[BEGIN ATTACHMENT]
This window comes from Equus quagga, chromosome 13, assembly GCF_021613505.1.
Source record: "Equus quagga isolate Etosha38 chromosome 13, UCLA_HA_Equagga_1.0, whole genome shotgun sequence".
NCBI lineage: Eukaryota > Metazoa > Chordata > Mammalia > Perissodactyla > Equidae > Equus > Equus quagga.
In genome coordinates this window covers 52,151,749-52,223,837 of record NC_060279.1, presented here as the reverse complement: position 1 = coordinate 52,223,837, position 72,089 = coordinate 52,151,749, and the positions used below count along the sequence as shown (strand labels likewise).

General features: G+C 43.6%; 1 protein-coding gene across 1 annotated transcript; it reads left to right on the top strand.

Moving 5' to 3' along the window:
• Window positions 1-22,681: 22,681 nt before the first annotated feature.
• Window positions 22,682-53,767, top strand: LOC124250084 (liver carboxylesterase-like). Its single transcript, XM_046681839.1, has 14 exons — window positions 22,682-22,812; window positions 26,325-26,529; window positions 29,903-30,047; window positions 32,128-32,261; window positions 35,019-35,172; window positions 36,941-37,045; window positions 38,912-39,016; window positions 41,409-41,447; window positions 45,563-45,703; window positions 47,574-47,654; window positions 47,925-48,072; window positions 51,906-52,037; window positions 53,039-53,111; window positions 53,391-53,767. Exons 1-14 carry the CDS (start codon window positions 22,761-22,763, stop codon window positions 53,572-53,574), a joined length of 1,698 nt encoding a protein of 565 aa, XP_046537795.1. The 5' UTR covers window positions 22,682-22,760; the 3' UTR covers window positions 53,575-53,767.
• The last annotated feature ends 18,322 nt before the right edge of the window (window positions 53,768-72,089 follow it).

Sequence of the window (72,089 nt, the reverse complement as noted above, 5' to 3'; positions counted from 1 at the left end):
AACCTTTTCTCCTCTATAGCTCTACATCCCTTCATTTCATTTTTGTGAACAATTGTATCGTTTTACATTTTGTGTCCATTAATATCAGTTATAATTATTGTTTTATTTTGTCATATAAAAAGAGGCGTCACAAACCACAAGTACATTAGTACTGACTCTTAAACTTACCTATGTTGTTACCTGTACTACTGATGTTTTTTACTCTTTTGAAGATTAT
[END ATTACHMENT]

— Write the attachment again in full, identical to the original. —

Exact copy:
This window comes from Equus quagga, chromosome 13, assembly GCF_021613505.1.
Source record: "Equus quagga isolate Etosha38 chromosome 13, UCLA_HA_Equagga_1.0, whole genome shotgun sequence".
NCBI lineage: Eukaryota > Metazoa > Chordata > Mammalia > Perissodactyla > Equidae > Equus > Equus quagga.
In genome coordinates this window covers 52,151,749-52,223,837 of record NC_060279.1, presented here as the reverse complement: position 1 = coordinate 52,223,837, position 72,089 = coordinate 52,151,749, and the positions used below count along the sequence as shown (strand labels likewise).

General features: G+C 43.6%; 1 protein-coding gene across 1 annotated transcript; it reads left to right on the top strand.

Moving 5' to 3' along the window:
• Window positions 1-22,681: 22,681 nt before the first annotated feature.
• Window positions 22,682-53,767, top strand: LOC124250084 (liver carboxylesterase-like). Its single transcript, XM_046681839.1, has 14 exons — window positions 22,682-22,812; window positions 26,325-26,529; window positions 29,903-30,047; window positions 32,128-32,261; window positions 35,019-35,172; window positions 36,941-37,045; window positions 38,912-39,016; window positions 41,409-41,447; window positions 45,563-45,703; window positions 47,574-47,654; window positions 47,925-48,072; window positions 51,906-52,037; window positions 53,039-53,111; window positions 53,391-53,767. Exons 1-14 carry the CDS (start codon window positions 22,761-22,763, stop codon window positions 53,572-53,574), a joined length of 1,698 nt encoding a protein of 565 aa, XP_046537795.1. The 5' UTR covers window positions 22,682-22,760; the 3' UTR covers window positions 53,575-53,767.
• The last annotated feature ends 18,322 nt before the right edge of the window (window positions 53,768-72,089 follow it).

Sequence of the window (72,089 nt, the reverse complement as noted above, 5' to 3'; positions counted from 1 at the left end):
AACCTTTTCTCCTCTATAGCTCTACATCCCTTCATTTCATTTTTGTGAACAATTGTATCGTTTTACATTTTGTGTCCATTAATATCAGTTATAATTATTGTTTTATTTTGTCATATAAAAAGAGGCGTCACAAACCACAAGTACATTAGTACTGACTCTTAAACTTACCTATGTTGTTACCTGTACTACTGATGTTTTTTACTCTTTTGAAGATTAT